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Sheriff Tells Congress That Border Patrol Agents Ordered to Reduce Arrests

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A United States Border Patrol agent checks an area under a bridge crossing between the United States and Mexico in El Paso, Texas November 14, 2010. El Paso lies across the border from Ciudad Juarez, Mexico, a violent city on the frontlines of Mexico's war against drug cartels. Picture taken November 14, 2010.

The Border Patrol’s practice of detecting but not apprehending illegal immigrants -- known as “Turn Back South” -- is in effect far north of the U.S.-Mexico border, Arizona Sheriff Larry Dever claimed in congressional testimony Tuesday morning.

“It appears, according to numerous reports from current and former border agents, that this practice has gravitated many miles north of the border. That means that, regardless of proximity to the border, people who are detected but not caught are considered to be “Turned Back South,” Dever said in his written testimony before the Homeland Security Subcommittee on Border and Maritime Security.

Last month, FoxNews.com first reported that Dever said he’d been told by Border Patrol officials, including at least one senior supervisor, that they have been ordered to reduce and to sometimes stop arresting people attempting to cross into the U.S. illegally.

Homeland Security officials, including Border Patrol Chief Michael Fisher, have repeatedly denied these claims, but a flood of current and retired Border Patrol agents from across the country continue to come forward with details of their own that support Dever’s initial remarks.

Dever leveled another new charge: That TBS-ing is going on within the American judicial system.

“There are policies in place that establish thresholds for quantities of drugs and numbers of illegal aliens before consideration for prosecution can be entertained. In at least one Federal District in Texas, if you are caught smuggling less than 750 kilos of marijuana, you will not be subjected to prosecution,” Dever wrote, citing several examples.

“TBS occurs at many levels and is quickly assimilated into the understanding of the bad guys on how to game the system.”

Committee Vice Chairman Ben Quayle pressed Dever on prosecutorial smuggling thresholds toward the end of the 90-minute hearing.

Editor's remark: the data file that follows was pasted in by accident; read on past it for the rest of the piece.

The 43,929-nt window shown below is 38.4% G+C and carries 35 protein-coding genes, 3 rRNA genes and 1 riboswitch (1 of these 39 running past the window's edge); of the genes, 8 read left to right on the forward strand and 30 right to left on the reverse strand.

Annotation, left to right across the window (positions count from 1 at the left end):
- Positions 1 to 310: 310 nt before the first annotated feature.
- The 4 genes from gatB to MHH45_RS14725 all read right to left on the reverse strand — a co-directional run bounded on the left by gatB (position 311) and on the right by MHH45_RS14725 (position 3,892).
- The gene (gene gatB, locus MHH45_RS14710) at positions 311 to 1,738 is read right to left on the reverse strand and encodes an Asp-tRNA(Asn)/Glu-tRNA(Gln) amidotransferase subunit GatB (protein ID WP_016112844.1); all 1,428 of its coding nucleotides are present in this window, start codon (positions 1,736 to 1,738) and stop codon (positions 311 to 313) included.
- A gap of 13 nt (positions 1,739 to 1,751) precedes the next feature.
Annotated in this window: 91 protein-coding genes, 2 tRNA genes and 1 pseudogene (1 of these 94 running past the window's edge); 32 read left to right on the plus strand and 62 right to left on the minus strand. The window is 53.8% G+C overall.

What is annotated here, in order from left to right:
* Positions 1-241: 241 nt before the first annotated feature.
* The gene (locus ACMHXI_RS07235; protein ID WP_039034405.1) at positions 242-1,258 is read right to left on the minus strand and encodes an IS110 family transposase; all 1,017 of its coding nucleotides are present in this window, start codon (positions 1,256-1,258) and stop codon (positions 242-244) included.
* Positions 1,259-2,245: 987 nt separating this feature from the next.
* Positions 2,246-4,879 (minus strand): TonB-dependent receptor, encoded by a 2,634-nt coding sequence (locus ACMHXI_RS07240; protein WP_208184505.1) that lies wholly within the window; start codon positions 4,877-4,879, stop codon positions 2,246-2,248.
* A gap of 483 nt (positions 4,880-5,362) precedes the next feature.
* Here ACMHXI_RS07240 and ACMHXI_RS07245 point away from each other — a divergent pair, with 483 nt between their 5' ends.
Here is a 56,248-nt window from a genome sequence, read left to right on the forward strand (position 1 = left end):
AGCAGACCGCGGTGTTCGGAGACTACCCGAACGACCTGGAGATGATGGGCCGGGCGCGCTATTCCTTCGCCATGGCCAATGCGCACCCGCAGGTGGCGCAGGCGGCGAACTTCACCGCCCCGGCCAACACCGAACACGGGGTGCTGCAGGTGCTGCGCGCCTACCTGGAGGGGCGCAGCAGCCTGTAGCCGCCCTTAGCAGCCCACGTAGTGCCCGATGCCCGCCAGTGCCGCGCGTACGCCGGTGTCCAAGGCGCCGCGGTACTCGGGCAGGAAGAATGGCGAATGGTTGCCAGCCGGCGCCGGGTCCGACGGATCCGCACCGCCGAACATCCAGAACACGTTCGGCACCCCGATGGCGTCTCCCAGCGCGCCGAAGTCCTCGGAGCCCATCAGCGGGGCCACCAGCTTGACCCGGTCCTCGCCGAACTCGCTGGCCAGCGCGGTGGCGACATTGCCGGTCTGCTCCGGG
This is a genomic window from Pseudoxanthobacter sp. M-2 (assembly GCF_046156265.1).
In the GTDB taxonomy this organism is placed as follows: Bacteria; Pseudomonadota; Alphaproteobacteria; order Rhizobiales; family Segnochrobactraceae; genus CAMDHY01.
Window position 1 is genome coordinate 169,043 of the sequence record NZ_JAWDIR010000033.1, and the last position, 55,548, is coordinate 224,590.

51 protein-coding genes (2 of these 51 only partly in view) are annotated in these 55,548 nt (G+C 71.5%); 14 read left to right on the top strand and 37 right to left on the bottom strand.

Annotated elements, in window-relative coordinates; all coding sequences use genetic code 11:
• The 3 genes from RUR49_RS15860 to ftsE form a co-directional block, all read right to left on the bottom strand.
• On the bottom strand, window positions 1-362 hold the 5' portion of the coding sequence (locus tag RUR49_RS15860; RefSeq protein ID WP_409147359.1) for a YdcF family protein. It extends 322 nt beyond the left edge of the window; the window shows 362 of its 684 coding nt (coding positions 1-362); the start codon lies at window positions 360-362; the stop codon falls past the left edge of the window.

Dever responded with a case in which someone in the U.S. illegally had been deported 23 times but never charged.

On Tuesday, during the same hearing, Border Patrol Deputy Chief Ron Vitiello wrote in his testimony:

“While there is still work to be done, every key measure shows we are making significant progress along the Southwest border. Border Patrol apprehensions have decreased 36 percent in the past two years, and are less than a third of what they were at their peak.”

He was not questioned by committee members about TBS-ing, though that was not the focus of the hearing on cooperation between local and federal law enforcement at the border.

After the hearing, Dever told FoxNews.com that he thought the hearing had gone “okay.”

“They could’ve been a little more difficult. They could’ve asked more difficult questions,” Dever said, adding that he’d hoped the committee members would’ve asked more about the TBS part of his submitted testimony.

“That was something that they could’ve delved into, but they didn’t,” he said.

“It was pretty much hands off, it wasn’t a game of hardball.”

The Department of Homeland Security called the notion that border agents have been instructed not to apprehend aliens “completely false.”

“‘Turned Back South’ is not a policy or a tactic employed by the Border Patrol – it’s a designation used for record-keeping purposes when an illegal alien who has just crossed the border immediately returns to Mexico, often precisely because the prospect of apprehension by Border Patrol agents in the immediate area becomes clear,” DHS said in a statement.

DHS said every metric currently available shows that security efforts are producing significant results.